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Raspberry Pi upgrades its Camera Module with HDR, autofocus, and more

enlarge / The Raspberry Pi Camera Module 3 variants. Green are standard, black are infrared. And it’s implied that this photo is showing off some of the HDR prowess of the new Camera Module 3 itself.

Raspberry Pi

Raspberry Pis will soon have many more camera-based projects available to them, as the newest Camera Module from the single-board computer maker allows for autofocus, high dynamic range, lower-light photos, and more.

the Camera Module 3starting at $25, lets you take “crisp images of objects from around 5cm out to infinity,” Raspberry Pi CEO Eben Upton wrote in a blog post announcement. Standard field-of-view (FoV) camera modules cost $25, while wider-FoV models are $35 for the “more complex and expensive optical stack.”

The sensor comes from Sony and uses a back-illuminated IMX708 that provides a 12-megapixel resolution, larger (1.40μm) pixels, and support for HDR. Among other improvements from the Camera Module 2 released in 2016, this model allows for finer image details, 16:9 HD video, and better low-light sensitivity. The standard models capture a 66-degree field of view, similar to the previous module’s 62. The wide-FoV models capture 102 degrees at a slightly lower angular resolution but allow for new uses, including digital panning.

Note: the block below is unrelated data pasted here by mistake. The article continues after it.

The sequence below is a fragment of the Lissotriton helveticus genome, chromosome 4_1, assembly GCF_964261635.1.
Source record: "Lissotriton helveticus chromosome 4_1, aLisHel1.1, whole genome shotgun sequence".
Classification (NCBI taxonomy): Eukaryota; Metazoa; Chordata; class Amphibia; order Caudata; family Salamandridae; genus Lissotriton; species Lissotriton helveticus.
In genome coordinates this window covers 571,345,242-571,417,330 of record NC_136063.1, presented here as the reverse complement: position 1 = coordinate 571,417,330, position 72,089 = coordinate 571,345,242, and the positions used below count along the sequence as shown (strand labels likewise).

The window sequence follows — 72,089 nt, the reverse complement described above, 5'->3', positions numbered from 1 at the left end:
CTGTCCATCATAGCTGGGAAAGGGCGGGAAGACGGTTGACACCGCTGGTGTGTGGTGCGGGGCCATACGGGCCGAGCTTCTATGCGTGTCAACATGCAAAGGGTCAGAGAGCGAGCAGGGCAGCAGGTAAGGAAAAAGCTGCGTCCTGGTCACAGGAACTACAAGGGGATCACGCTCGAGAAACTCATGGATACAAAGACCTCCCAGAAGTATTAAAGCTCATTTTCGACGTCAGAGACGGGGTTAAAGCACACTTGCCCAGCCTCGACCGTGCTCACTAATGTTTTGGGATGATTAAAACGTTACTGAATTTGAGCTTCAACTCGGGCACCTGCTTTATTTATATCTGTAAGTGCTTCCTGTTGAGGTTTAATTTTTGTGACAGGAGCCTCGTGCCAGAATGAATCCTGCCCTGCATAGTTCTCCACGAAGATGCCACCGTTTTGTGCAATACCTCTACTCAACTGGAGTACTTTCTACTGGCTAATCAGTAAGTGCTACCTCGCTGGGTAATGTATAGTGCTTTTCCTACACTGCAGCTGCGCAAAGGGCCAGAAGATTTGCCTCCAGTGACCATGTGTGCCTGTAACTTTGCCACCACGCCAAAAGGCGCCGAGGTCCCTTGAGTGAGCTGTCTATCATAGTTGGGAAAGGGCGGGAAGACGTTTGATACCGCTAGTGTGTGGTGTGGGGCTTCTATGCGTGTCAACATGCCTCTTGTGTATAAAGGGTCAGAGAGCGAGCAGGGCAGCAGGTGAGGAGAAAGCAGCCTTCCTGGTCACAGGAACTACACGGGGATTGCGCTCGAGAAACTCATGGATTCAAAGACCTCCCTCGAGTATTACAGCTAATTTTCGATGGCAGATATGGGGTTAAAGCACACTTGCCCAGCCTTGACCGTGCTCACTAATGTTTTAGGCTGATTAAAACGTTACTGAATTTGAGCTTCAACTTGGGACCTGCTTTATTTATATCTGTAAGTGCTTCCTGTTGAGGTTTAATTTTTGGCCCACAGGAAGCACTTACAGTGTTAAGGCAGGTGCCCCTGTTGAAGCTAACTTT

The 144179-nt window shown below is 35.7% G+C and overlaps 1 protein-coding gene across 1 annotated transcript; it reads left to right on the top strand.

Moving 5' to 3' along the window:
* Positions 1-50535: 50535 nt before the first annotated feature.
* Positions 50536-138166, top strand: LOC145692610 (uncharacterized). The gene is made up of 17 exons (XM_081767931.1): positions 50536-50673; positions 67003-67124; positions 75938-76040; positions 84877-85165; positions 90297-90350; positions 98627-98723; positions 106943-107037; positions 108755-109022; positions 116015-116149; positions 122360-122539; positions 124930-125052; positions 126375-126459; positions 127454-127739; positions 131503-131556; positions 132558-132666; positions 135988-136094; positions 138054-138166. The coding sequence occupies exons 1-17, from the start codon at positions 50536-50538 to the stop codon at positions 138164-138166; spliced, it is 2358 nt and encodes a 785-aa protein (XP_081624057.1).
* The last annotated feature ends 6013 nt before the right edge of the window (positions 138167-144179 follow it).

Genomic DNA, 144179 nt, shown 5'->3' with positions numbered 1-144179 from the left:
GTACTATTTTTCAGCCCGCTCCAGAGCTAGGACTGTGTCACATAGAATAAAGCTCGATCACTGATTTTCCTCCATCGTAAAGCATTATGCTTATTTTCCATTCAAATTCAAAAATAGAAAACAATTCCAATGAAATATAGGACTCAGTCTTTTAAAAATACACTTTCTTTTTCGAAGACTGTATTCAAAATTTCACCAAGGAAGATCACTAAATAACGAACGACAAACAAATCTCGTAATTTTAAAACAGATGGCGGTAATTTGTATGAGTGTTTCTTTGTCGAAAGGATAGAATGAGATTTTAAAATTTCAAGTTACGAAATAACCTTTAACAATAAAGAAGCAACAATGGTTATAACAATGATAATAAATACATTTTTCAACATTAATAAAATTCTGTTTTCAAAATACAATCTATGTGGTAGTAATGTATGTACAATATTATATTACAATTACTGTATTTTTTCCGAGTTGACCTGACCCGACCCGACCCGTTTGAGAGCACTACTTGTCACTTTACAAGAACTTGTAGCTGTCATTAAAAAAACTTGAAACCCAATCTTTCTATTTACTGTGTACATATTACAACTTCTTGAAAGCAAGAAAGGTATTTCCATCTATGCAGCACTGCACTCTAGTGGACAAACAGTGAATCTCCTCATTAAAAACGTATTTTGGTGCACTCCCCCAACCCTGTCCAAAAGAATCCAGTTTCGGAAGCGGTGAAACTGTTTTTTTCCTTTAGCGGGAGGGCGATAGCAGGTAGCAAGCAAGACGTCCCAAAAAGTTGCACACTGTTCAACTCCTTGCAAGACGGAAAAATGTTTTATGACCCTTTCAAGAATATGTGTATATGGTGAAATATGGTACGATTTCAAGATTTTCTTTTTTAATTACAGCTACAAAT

But autofocus is the truly big improvement in the Camera Module 3. The lens assembly has been mounted on a voice-coil actuator, and autofocus relies on either the sensor’s detection or the Pi’s algorithm. Raspberry Pi showed off the autofocus features in a video demonstration.

Demonstration of the Raspberry Pi Camera Module 3’s powered autofocus capabilities.

In addition to a new small-lens module, Raspberry Pi also launched a new variant of its $50 High Quality Camera mounting system, which lets users attach high-quality standard lenses to the Pi. The 2020 version allows for C/CS-mount lenses, while the new option allows for M12.

There’s more to read about the Camera Module 3, including its HDR prowess, in Pi’s blog post. The module works with any Pi model with a CSI connector, minus the Raspberry Pi 400 and the launch version of the Pi Zero. It’s supported by the modern, open source libcamera and Picamera2 beta libraries, not the older closed source version of libcamera. And if you don’t have a Raspberry Pi available for a camera project, there should be more (of some models) coming soon.

Listing image by Raspberry Pi

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